Haiku by Nakagami Kenji discovered (July 9, 2006)

A poem card (shikishi) on which novelist Nakagami Kenji inscribed an original haiku has been found in the possession of haiku poet Ibaraki Kazuo of Nara Prefecture. The haiku was composed on June 3, 1990, at a party after a lecture given by Nosaka Akiyuki in the city of Shingū, Nara, to commemorate the founding of Kumano University. The poem reads Akiyuki ga / kiku gen no koe / natsu fuyō (Akiyuki / listening to phantom-like voices-- / a summer cotton rose). Ibaraki expressed his admiration for the verse, which refers to the name of a character in Nakagami's fiction, so Nakagami wrote it down on a poem card and gave it to him. The poem card, which has been donated to the Committee for Collecting Materials Related to Nakagami Kenji (Nakagami Kenji shiryō shūshū iinkai) at Shingū City Library, will be on display at Kumano University from August 3-5.

Notebook containing Miyazawa Kenji's Ame ni mo makezu poem to be exhibited (July 11, 2007)

The notebook in which Miyazawa wrote his famous poem Ame ni mo makezu (Undaunted by Rain), along with five of his drawings, will be exhibited on a year-long nationwide tour beginning at the Yorozu Tetsugorō Museum in Hanamaki City, Iwate Prefecture, on July 14. The poem, composed on Miyazawa's sickbed in November 1931, is written in pencil, and age appears to be taking its toll on the notebook, which was last displayed in 1995-96. A photograph can be viewed here, at least for the time being.

Ebizō injured in fall in bath at Osaka theater (July 14, 2007)

Kabuki actor Ichikawa Ebizō was injured in a fall in the bathroom at the Osaka Shōchiku-za theater on July 13 after the matinee performance of Narukami. Ebizō's fall shattered a glass door, and the underside of his right foot was badly cut. Ebizō was taken to the hospital for stitches, and he will be unable to appear on stage for an indeterminate length of time.

137th Akutagawa and Naoki Prizes announced (July 17, 2007)

The 137th Akutagawa Prize has been won by Suwa Tetsushi for Asatte no hito (A Disoriented Man, published in the June issue of Gunzō). The 137th Naoki Prize will go to Matsui Kesako for Yoshiwara tebiki-gusa (Yoshiwara Guidebook, published by Gentōsha). The presentation ceremony will be held in Tokyo on August 22.

Japan's Cultural Council names seven new "Living National Treasures" (July 20, 2007)

Seven people have been newly designated as "Important Intangible Cultural Assets" (or "Living National Treasures") by the National Cultural Council, including Kineya Mitarō (kabuki nagauta), Miyazono Senroku (Miyazono jōruri), Nomura Mansaku (kyōgen), Takemoto Tsunatayū (Gidayū jōruri), and Tsurusawa Seiji (jōruri shamisen) in the performing arts, along with Moriguchi Kunihiko (yūzen dyeing) and Nakasima Hiroshi (celedon porcelain) in arts and crafts. There are now a total of 116 individuals designated as Living National Treasures, 57 in the performing arts, 58 in arts and crafts, and one who is classified under both categories.

Death of Edward Seidensticker (August 26, 2007)

Edward Seidensticker, noted translator and scholar of Japanese literature, died today in a Tokyo hospital four months after suffering head injuries sustained in a fall while strolling near his home in Tokyo. Seidensticker, justly famed for his translations of Kawabata Yasunari, Tanizaki Jun'ichirō, and The Tale of Genji, was one of the leading figures of early postwar Japanese studies, and Kawabata's Nobel Prize was due in no small part to the astounding stylistic fit that obtained in Seidensticker's translations. Maruya Saiichi, writing in the Mainichi Shinbun, lauded Seidensticker for three main achievements: 1) translations of Kawabata and Tanizaki that helped introduce a generation of non-Japanese readers to modern Japanese fiction; 2) the Genji translation, which reminded the world of the existence of this classic of Japanese literature; and 3) helping to reverse a prewar standard of literary value that placed Shiga Naoya over Tanizaki. Seidensticker was 86 years old; his death was announced on the front page of the morning edition of the August 28th Asahi Shinbun.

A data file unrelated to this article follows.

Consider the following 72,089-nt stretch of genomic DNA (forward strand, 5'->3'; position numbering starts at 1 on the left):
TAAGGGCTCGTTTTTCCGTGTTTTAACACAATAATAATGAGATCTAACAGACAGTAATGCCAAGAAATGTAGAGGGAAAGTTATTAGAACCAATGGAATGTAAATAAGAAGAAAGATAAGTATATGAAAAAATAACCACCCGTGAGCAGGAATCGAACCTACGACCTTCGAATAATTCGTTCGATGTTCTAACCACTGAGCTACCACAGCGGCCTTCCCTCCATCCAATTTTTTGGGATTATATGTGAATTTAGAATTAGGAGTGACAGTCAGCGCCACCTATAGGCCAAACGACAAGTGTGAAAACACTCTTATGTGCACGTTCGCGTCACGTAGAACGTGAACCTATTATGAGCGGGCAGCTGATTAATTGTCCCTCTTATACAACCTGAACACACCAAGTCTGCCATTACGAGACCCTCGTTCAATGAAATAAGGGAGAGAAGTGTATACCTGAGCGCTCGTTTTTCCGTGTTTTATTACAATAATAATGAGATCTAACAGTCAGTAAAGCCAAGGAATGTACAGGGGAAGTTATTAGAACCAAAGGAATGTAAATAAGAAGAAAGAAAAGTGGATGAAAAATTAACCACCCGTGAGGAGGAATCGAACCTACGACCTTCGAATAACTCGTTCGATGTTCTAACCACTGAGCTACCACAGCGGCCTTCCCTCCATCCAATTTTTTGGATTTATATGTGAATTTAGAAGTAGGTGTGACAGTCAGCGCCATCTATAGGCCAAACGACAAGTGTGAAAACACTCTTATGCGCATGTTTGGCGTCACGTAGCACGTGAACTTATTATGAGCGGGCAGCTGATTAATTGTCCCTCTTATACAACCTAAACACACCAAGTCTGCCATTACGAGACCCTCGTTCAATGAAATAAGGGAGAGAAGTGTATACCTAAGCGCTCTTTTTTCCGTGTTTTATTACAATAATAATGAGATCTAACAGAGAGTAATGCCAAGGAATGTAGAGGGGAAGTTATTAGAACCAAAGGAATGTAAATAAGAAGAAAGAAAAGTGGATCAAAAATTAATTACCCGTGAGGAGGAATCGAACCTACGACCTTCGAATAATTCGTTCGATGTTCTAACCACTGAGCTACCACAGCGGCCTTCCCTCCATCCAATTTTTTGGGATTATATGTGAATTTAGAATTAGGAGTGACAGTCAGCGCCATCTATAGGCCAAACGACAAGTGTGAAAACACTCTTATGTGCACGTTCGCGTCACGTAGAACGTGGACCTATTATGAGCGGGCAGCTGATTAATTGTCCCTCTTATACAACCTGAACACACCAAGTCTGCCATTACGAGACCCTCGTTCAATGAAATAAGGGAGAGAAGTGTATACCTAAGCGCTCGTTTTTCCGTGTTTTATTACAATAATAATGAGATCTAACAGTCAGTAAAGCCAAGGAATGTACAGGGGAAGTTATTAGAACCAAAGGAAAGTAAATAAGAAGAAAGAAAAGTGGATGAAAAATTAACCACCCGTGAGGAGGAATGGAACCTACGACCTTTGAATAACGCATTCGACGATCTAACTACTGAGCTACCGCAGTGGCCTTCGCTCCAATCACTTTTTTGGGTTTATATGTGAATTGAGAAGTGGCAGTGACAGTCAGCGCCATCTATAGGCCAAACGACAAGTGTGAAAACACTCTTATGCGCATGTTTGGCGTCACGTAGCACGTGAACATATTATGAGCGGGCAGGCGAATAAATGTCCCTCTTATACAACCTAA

October - December 2007

28th SF Grand Prize announced (December 15, 2007)

The 28th SF Grand Prize has been won by Saishō Hazuki for Hoshi Shin'ichi: The Man of 1,001 Stories (Hoshi Shin'ichi: 1001-wa o tsukutta hito, published by Shinchōsha). The story had already won the 29th Kōdansha Prize for Nonfiction; the connection is that many of Hoshi Shin'ichi's "short-shorts" could be classified under the genre of science fiction, and Saishō's biographical study was considered to have shed new light on them.

Two holograph pages of Akutagawa short story found (December 21, 2007)

Two handwritten pages of Akutagawa Ryūnosuke's short story "Hell Screen" (Jigokuhen, 1918) hand, have been discovered in Kurashiki City, Okayama Prefecture.The pages were found among materials donated to the city in 2004 by decendants of the poet Susukida Kyūkin (1877-1945), who was a close friend of Akutagawa's and the arts editor for the Osaka Mainichi Newspaper Company, which serialized the novel in the Mainichi Shinbun. The pages (with spaces for 200 characters per page) contain the story's opening, together with a number of corrections, prefaced by the title and Akutagawa's signature. Also among the materials were 22 manuscript pages of Akutagawa's story "The Heretic" (Jashūmon), which was serialized the same year as "Hell Screen" but which was left incomplete when Akutagawa came down with influenza in that year's great epidemic. These also come from the beginning of the story, but differ in part from the published version, leading to speculation that the original manuscript remained with Susukida after further changes had been made. This is the first holographic version of "Hell Screen" that has ever been found; scholars had assumed that the manuscript was destroyed after the work was published.